National Anthem day is your opportunity to learn a little bit more about your nation’s history, and perhaps to exhibit a little bit of pride in its history.
Learn the lyrics
Sporting events are more fun if you can sing along, or at least lip-sync, with your fellow Americans plus you may be spotted on TV or the jumbotron; but, really, it’s only appropriate that Americans know the words to our National Anthem.
Visit the Star-Spangled Banner National Historic Trail
Connecting historical sites across Virginia, Maryland, and the District of Columbia, this 560-mile trail takes you over land and water noting key events that led to the Battle of Baltimore, Key’s inspiration for our National Anthem.
Display your Star-Spangled Banner
If you are not already flying your American flag throughout the year, take this opportunity to display it proudly and explain to your friends, family, and neighbors the significance of today.
Facts About U.S National Anthem
It includes hard to hit notes
Much controversy surrounded the choice of “The Star-Spangled Banner” as our National Anthem due to some common beliefs that the song is unsingable given the melody’s excessive range.
It was inspired by a garrison flag
The flag Keys saw flying after the battle was a garrison flag, specifically the Great Garrison Flag, having 15 stripes and 15 stars which was flown on Sundays, holidays, and other special occasions.
The original name changed
Before it became “The Star-Spangled Banner”, our National Anthem was titled “Defence of Fort M’Henry”.
It has more than one verse
While only the first verse is typically sung at events, the original song contains four verses with a fifth verse added 47 years later.
It was sung at Woodstock
In 1969, Jimi Hendrix sang “The Star-Spangled Banner” and went on to sing his iconic version 60 more times over the next two years.
Here is the complete version of the song showing spelling and punctuation from Francis Scott Key’s manuscript in the Maryland Historical Society collection:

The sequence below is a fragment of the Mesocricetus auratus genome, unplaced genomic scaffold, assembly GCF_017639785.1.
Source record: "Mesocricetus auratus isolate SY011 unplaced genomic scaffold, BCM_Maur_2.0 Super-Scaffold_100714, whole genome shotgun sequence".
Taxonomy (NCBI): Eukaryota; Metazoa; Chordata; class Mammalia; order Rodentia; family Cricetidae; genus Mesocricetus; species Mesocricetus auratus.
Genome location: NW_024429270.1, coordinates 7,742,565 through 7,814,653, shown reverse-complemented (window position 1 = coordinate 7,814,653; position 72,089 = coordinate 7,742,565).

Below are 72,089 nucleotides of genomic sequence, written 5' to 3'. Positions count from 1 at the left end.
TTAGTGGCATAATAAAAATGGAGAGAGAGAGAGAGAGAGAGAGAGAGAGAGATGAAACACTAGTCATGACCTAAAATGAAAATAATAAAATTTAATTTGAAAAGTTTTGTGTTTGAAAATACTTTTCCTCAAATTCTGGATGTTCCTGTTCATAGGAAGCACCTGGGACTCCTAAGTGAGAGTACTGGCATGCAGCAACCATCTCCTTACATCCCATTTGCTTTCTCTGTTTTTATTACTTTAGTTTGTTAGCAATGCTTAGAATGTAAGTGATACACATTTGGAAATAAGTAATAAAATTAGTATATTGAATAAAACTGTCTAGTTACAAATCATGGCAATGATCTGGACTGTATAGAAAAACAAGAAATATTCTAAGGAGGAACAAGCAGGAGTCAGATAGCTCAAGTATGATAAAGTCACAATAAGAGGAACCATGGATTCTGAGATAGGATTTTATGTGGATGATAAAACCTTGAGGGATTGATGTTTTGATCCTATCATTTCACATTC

O say can you see, by the dawn’s early light,
What so proudly we hail’d at the twilight’s last gleaming,
Whose broad stripes and bright stars through the perilous fight
O’er the ramparts we watch’d were so gallantly streaming?
And the rocket’s red glare, the bomb bursting in air,
Gave proof through the night that our flag was still there,
O say does that star-spangled banner yet wave
O’er the land of the free and the home of the brave?
On the shore dimly seen through the mists of the deep
Where the foe’s haughty host in dread silence reposes,
What is that which the breeze, o’er the towering steep,
As it fitfully blows, half conceals, half discloses?
Now it catches the gleam of the morning’s first beam,
In full glory reflected now shines in the stream,
‘Tis the star-spangled banner – O long may it wave
O’er the land of the free and the home of the brave!
And where is that band who so vauntingly swore,
That the havoc of war and the battle’s confusion
A home and a Country should leave us no more?
Their blood has wash’d out their foul footstep’s pollution.
No refuge could save the hireling and slave
From the terror of flight or the gloom of the grave,
And the star-spangled banner in triumph doth wave
O’er the land of the free and the home of the brave.
O thus be it ever when freemen shall stand
Between their lov’d home and the war’s desolation!
Blest with vict’ry and peace may the heav’n rescued land
Praise the power that hath made and preserv’d us a nation!
Then conquer we must, when our cause it is just,
And this be our motto – “In God is our trust,”
And the star-spangled banner in triumph shall wave
O’er the land of the free and the home of the brave.